March 7, 2007 -- The works of renowned musician, filmmaker and photographer John Cohen will be featured at three University of Virginia sponsored events in Charlottesville in March.
Cohen is a founding member of the New Lost City Ramblers, a band which championed music with traditional roots and spearheaded the folk revival movement in the 1960s. The band influenced the music of such greats as Bob Dylan, Jerry Garcia and Ry Cooder. He was music consultant on the film "Cold Mountain."
Cohen has also made more than 15 films and taken hundreds of photographs that document the world of music and tradition. His photographs and films have been exhibited by museums, galleries and at film festivals worldwide. His photographs are collected in books such as "Young Bob: John Cohens Early Photographs of Bob Dylan" and "There is No Eye: John Cohen Photographs," which was jointly released with the Smithsonian Folkways CD "There Is No Eye: Music For Photographs."
His early films about Appalachian music in Kentucky, North Carolina and Virginia include "The End of an Old Song, Sara & Maybelle: the Original Carter Family." In these films he documents the life of folk music with an anthropological eye. He later surveyed a wide spectrum of American music in "Musical Holdouts," including black children in the Carolina Sea Islands, old time and bluegrass music in Appalachia, cowboys in Arkansas, Indians in Oklahoma and the counter-culture street musicians in Berkeley, California and New York. He also has made films about old ballad singing in Britain and Scotland as companion pieces to his Appalachian Ballad film "The End of an Old Song."
Cohen's body of work has been recognized in a wide range of fields in the arts and sciences, including anthropology, ethnomusicology, the visual arts, Appalachian studies and the politics of poverty. His award-winning films have been shown on PBS and BBC and at festivals worldwide. The sound recordings of the New Lost City Ramblers have received several Grammy nominations.
Cohen is in a new band called the Velocity Ramblers and his life is the subject of an upcoming documentary.
Cohen will give a public talk on his life's work as a musician, filmmaker and
photographer on Monday, March 19, at 6:30 p.m. in Campbell Hall, room 160. His talk, "There is No Eye," is organized by the photography program in the McIntire Department of Art and is co-sponsored by the Department of Music, Virginia Film Society and the University Lectures Committee.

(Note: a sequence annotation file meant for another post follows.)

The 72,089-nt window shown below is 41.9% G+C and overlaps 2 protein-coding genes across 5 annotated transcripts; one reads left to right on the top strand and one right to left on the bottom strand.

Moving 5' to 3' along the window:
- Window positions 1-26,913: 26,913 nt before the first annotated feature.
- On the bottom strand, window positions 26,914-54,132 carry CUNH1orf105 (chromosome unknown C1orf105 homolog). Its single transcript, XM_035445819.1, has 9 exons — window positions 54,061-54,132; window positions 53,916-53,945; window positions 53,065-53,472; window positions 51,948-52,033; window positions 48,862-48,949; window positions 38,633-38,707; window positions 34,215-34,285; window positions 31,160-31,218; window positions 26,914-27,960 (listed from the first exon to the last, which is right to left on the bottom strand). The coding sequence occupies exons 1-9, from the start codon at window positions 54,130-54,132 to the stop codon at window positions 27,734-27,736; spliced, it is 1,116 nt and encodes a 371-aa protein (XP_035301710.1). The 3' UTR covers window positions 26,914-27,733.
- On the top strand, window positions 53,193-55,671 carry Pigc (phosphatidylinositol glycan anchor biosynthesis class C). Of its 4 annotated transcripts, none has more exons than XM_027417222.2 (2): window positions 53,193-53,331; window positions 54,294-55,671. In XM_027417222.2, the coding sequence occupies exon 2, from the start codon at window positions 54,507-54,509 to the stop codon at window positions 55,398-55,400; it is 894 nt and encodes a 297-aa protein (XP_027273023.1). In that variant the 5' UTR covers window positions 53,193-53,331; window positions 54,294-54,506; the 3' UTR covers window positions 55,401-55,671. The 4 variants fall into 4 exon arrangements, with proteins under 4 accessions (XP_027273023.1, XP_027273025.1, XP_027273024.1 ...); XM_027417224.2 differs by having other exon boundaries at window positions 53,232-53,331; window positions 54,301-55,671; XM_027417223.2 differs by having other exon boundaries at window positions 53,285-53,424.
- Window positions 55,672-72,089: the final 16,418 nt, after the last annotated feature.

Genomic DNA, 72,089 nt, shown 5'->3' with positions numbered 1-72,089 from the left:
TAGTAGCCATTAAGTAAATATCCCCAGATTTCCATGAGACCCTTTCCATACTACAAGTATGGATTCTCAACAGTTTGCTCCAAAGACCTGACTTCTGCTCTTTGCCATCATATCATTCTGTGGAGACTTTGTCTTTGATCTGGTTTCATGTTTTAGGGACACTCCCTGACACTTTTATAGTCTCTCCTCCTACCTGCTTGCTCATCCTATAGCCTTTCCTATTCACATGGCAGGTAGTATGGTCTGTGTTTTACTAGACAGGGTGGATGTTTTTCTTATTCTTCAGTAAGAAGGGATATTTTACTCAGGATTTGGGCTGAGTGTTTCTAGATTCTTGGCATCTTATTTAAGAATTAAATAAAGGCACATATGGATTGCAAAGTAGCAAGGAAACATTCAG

On Tuesday, March 20, the Virginia Film Society will screen Cohens "The High Lonesome Sound" and "Dancing with the Incas." In "The High Lonesome Sound" Cohen explores how the music of eastern Kentucky church-goers, miners and farmers expresses the joys and sorrows of life among the rural poor. "Dancing with the Incas" documents the lives of three Huayno musicians torn between the military and the Shining Path guerrillas in contemporary Peru. The movies span Cohens career as a filmmaker, which began in 1962: "The High Lonesome Sound" is his first film; "Dancing with the Incas" is his most recent. Cohen will be on hand to introduce the films and lead a discussion after the screening. The event, at Vinegar Hill Theatre at 7 p.m., is co-sponsored by the McIntire Department of Art.
The University of Virginia Art Museum will screen Cohen's "Qeros: The Shape of Survival" March 20 April 9 in the museum's new media gallery. The film is part of a series of films shot in the Andes of South America exploring the isolated community of Qeros and focusing on its survival strategies, textiles, rituals and festivals.
The museum is open Tuesday through Sunday, from 1 to 5 p.m. Visitor parking is available on Bayly Drive, off Rugby Road.
For more information, contact McIntire Department of Art photography professor William Wylie at (434) 924-6132 or email@example.com.